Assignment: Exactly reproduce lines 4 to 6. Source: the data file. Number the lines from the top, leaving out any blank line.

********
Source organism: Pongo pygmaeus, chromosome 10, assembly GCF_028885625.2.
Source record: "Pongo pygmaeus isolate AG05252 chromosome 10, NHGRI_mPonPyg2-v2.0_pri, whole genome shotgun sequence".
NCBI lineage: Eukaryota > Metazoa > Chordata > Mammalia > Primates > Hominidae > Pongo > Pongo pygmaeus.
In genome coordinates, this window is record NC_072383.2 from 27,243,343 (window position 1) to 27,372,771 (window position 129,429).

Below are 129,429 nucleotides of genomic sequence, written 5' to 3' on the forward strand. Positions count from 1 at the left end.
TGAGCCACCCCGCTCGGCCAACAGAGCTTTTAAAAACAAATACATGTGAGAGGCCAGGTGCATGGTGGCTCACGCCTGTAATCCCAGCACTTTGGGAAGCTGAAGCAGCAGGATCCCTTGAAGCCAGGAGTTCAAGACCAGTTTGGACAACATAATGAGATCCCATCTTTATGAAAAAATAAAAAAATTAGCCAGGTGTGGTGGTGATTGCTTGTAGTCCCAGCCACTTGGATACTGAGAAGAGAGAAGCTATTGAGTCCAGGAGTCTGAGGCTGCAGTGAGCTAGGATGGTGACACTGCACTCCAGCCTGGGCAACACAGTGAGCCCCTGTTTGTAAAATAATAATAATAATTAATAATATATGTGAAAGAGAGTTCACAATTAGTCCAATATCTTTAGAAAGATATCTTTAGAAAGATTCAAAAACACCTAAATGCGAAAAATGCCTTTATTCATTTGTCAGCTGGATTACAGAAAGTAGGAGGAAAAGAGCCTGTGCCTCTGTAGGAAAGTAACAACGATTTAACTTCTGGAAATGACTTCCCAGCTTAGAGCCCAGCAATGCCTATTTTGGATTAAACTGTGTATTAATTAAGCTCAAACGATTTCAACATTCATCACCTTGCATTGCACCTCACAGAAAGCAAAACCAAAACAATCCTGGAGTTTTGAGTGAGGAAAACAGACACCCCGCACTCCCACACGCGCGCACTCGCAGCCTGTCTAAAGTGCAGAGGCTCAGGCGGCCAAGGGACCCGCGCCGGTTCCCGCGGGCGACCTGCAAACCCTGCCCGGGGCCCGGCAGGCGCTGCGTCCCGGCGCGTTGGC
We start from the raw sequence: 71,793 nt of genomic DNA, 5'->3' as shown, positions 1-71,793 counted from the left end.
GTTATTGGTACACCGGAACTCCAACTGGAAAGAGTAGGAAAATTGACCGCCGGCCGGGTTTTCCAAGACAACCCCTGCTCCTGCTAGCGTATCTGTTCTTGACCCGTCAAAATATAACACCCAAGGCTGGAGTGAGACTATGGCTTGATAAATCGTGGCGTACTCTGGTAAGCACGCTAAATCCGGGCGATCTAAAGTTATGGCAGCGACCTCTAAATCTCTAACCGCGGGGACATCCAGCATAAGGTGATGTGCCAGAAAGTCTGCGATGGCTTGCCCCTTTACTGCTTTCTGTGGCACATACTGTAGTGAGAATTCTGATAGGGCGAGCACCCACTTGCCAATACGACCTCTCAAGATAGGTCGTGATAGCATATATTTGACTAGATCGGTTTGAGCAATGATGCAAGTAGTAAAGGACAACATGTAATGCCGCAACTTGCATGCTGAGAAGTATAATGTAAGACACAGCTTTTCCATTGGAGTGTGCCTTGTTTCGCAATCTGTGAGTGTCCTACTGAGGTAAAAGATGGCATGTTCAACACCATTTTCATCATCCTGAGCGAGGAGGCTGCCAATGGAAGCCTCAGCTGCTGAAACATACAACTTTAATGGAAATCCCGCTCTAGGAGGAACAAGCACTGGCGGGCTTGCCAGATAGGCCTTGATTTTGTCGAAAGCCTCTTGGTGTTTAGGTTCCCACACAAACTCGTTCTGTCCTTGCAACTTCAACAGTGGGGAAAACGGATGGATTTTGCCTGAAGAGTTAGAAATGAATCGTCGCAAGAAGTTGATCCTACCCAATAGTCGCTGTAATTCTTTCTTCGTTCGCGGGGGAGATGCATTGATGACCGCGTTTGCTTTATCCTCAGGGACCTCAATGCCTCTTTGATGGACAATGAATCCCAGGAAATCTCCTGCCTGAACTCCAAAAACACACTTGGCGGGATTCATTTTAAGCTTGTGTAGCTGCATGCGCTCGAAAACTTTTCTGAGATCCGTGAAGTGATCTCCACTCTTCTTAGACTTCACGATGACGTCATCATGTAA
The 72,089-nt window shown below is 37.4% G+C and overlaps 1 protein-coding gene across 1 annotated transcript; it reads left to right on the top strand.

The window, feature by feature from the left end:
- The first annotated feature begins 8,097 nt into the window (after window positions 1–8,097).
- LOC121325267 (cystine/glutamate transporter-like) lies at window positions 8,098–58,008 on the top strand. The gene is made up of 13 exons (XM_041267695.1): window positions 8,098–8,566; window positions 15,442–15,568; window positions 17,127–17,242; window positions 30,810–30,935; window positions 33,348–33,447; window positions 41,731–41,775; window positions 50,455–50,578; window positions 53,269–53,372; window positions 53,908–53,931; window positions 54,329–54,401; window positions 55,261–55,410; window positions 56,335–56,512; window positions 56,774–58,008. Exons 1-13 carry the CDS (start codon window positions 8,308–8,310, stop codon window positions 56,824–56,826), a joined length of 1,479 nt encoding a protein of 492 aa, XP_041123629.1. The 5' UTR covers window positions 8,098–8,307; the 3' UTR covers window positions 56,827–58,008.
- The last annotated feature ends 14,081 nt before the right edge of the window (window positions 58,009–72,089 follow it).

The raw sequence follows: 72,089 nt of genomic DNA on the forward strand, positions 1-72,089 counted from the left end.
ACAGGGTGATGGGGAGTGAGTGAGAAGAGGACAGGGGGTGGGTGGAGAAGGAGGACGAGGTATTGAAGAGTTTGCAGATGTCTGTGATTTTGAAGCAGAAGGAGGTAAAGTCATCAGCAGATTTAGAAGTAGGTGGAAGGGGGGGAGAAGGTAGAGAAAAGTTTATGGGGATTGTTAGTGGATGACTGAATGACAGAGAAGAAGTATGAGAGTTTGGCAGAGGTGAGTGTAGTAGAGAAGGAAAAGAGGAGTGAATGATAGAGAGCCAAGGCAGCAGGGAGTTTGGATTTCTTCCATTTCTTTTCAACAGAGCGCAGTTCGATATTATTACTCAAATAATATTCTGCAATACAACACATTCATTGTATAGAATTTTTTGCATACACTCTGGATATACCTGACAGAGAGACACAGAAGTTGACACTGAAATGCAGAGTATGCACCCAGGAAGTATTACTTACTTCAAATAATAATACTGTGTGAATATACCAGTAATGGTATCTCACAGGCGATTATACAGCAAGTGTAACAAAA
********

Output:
In genome coordinates, this window is record NC_072383.2 from 27,243,343 (window position 1) to 27,372,771 (window position 129,429).

Below are 129,429 nucleotides of genomic sequence, written 5' to 3' on the forward strand. Positions count from 1 at the left end.
TGAGCCACCCCGCTCGGCCAACAGAGCTTTTAAAAACAAATACATGTGAGAGGCCAGGTGCATGGTGGCTCACGCCTGTAATCCCAGCACTTTGGGAAGCTGAAGCAGCAGGATCCCTTGAAGCCAGGAGTTCAAGACCAGTTTGGACAACATAATGAGATCCCATCTTTATGAAAAAATAAAAAAATTAGCCAGGTGTGGTGGTGATTGCTTGTAGTCCCAGCCACTTGGATACTGAGAAGAGAGAAGCTATTGAGTCCAGGAGTCTGAGGCTGCAGTGAGCTAGGATGGTGACACTGCACTCCAGCCTGGGCAACACAGTGAGCCCCTGTTTGTAAAATAATAATAATAATTAATAATATATGTGAAAGAGAGTTCACAATTAGTCCAATATCTTTAGAAAGATATCTTTAGAAAGATTCAAAAACACCTAAATGCGAAAAATGCCTTTATTCATTTGTCAGCTGGATTACAGAAAGTAGGAGGAAAAGAGCCTGTGCCTCTGTAGGAAAGTAACAACGATTTAACTTCTGGAAATGACTTCCCAGCTTAGAGCCCAGCAATGCCTATTTTGGATTAAACTGTGTATTAATTAAGCTCAAACGATTTCAACATTCATCACCTTGCATTGCACCTCACAGAAAGCAAAACCAAAACAATCCTGGAGTTTTGAGTGAGGAAAACAGACACCCCGCACTCCCACACGCGCGCACTCGCAGCCTGTCTAAAGTGCAGAGGCTCAGGCGGCCAAGGGACCCGCGCCGGTTCCCGCGGGCGACCTGCAAACCCTGCCCGGGGCCCGGCAGGCGCTGCGTCCCGGCGCGTTGGC